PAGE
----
Big news from the world of United States competitive coffee as Charles Babinski, the co-owner and operator of Go Get Em Tiger and G&B Coffee in Los Angeles, has won his second consecutive Southwest Regional Barista Competition title. He'll move on to compete (with a first-round bye) at the 2015 United States Barista Championship next February in Long Beach, California.
This is Mr. Babinski's second career regional win, and it sets him up to continue improving upon his legacy as a league-leading competitive barista here in the United States, including appearances at US Barista Championship finals in 2010 (5th), 2012 (2nd), 2013 (2nd), and 2014 (2nd). Those three consecutive second place finishes on the US national stage loom large over Babinski's 2015 bid, as he seeks his first career USBC win and the opportunity to represent the United States on the World Barista Championship stage.
Befitting the multiroaster concept of his Los Angeles coffee bars, Mr. Babinski competed at Big Western with two distinct coffees: Honduras El Ocotillo by 49th Parallel in Vancouver, BC and Ethiopia Reko, by Madcap Coffee Company in Grand Rapids, Michigan. El Ocotillo is a tiny farm–“just 3 hectares,” Babinski told the judges–but it's part of a larger narrative at this year's Big Western Barista Competition, an event that was awash with high quality Honduran coffees. He led with El Ocotillo in his sig drink, combining that coffee as espresso with pine tree honey, spiced juniper syrup, and reduced grapefruit. These ingredients were blended together on-stage in just a single brief pulse.
As we've come to expect after years of watching Charles Babinski compete, there was a significant cerebral component–some might call it an agenda–to his routine at Big Western. His script this year focused on the ways in which efficiency and large scale systems are vital to success in coffee, be it at the farm or in the cafe. There's a push and pull between wanting to keep things boutique, special, and small, and the economic viability that comes from pushing a quality product at scale, and with efficiency. For farms this means all kinds of things, up to and including reserving the most beautiful coffees from any yield for sale on the specialty coffee market. For cafes, too, this means a careful walk between business realities and the drive to deliver a great product; at Mr. Babinski's cafes it's meant pre-grinding and dosing espresso, crowd pleasing popular drinks with high price points, and a focus on workflow that emphasizes volume and efficiency.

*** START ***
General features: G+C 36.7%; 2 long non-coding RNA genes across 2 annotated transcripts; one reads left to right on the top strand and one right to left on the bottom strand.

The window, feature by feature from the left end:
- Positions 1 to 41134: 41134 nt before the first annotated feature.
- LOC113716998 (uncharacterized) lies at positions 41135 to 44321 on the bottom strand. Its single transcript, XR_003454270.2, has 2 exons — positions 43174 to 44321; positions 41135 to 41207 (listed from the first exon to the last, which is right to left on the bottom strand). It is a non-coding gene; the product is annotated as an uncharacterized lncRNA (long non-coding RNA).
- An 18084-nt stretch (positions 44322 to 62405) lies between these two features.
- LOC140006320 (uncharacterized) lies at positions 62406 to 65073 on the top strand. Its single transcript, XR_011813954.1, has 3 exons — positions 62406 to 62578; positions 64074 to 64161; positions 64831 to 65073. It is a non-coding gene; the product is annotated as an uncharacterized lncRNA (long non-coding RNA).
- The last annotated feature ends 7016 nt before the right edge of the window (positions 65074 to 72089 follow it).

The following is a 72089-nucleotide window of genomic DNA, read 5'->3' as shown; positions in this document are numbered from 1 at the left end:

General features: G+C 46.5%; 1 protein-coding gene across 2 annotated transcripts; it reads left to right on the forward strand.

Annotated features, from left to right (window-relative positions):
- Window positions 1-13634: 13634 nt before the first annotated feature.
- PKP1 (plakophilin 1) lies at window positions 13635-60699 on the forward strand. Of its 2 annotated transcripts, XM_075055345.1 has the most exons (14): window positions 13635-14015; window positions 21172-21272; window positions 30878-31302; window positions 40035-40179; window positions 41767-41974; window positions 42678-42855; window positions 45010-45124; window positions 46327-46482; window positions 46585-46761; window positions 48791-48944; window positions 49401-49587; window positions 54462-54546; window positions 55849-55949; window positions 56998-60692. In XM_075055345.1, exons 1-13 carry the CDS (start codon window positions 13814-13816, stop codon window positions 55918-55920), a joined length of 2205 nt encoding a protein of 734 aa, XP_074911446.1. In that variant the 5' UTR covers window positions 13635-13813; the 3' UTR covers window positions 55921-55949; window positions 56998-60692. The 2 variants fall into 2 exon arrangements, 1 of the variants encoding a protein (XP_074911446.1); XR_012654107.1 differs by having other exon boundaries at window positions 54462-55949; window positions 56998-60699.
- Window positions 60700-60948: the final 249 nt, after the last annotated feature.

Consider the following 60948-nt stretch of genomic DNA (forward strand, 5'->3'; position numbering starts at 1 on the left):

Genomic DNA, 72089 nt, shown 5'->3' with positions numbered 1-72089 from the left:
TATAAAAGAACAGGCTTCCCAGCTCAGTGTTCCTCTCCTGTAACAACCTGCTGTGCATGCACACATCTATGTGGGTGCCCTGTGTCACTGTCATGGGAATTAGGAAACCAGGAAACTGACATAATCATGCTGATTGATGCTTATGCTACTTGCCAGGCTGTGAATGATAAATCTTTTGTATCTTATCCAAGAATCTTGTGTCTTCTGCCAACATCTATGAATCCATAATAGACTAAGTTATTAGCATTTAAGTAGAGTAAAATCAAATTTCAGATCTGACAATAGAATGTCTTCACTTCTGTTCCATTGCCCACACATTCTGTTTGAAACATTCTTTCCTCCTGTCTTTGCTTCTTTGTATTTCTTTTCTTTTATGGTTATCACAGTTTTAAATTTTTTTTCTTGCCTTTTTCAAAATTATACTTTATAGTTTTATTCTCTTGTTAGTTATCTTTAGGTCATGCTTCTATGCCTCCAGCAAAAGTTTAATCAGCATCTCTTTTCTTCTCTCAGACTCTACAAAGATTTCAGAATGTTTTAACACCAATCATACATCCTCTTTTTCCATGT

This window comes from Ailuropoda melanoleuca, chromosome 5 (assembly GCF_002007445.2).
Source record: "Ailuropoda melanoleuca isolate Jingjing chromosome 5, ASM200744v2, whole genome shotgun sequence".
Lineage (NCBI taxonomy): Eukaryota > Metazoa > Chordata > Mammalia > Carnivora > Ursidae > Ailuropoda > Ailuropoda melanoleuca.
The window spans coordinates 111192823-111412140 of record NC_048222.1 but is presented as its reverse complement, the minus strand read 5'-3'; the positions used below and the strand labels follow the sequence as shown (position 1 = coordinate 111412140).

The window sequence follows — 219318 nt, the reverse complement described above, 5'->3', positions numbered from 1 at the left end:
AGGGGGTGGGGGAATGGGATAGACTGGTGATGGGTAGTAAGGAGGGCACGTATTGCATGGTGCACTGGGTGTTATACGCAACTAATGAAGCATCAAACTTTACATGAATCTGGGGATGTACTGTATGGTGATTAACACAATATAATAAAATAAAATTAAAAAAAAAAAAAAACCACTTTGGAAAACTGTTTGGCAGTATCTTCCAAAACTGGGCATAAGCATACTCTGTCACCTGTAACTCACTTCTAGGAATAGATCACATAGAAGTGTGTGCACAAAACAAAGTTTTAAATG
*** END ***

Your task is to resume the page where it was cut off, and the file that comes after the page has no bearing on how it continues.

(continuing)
Most people don't talk about this kind of stuff in a barista competition routine, but most barista competitors aren't Charles Babinski. For competitors that return year after year, it affords us at Sprudge the ability to watch them grow and hone their purpose on stage, as competitors and professionals, yes, but as people, too. These 2014-2015 routines from Charles Babinski are intimately informed by the rigors and challenges of small business ownership. If anything, it's drawn him closer to the global process of producing great coffee, and led Babinski to better understand his small but important role in that.
Cafe owners and coffee personalities can rant and rave about this stuff on the internet, or in interviews, or whatever, but Charles Babinski seems to prefer reserving a set of big statements for his annual 15 minutes on stage. It's must-watch stuff from one of the real leaders of American progressive coffee, and it happens here, on the competition stage.
And you wonder why we follow these things so closely! Listen, this is nothing–check out our brand new website dedicated to coffee competitions, SprudgeLive.com. There you can enjoy complete coverage of the 2015 Big Western Coffee Competition from Palm Springs, including photos and routine details from all 51 competitors.
All photos by Cookie Carlsen for Sprudge.com.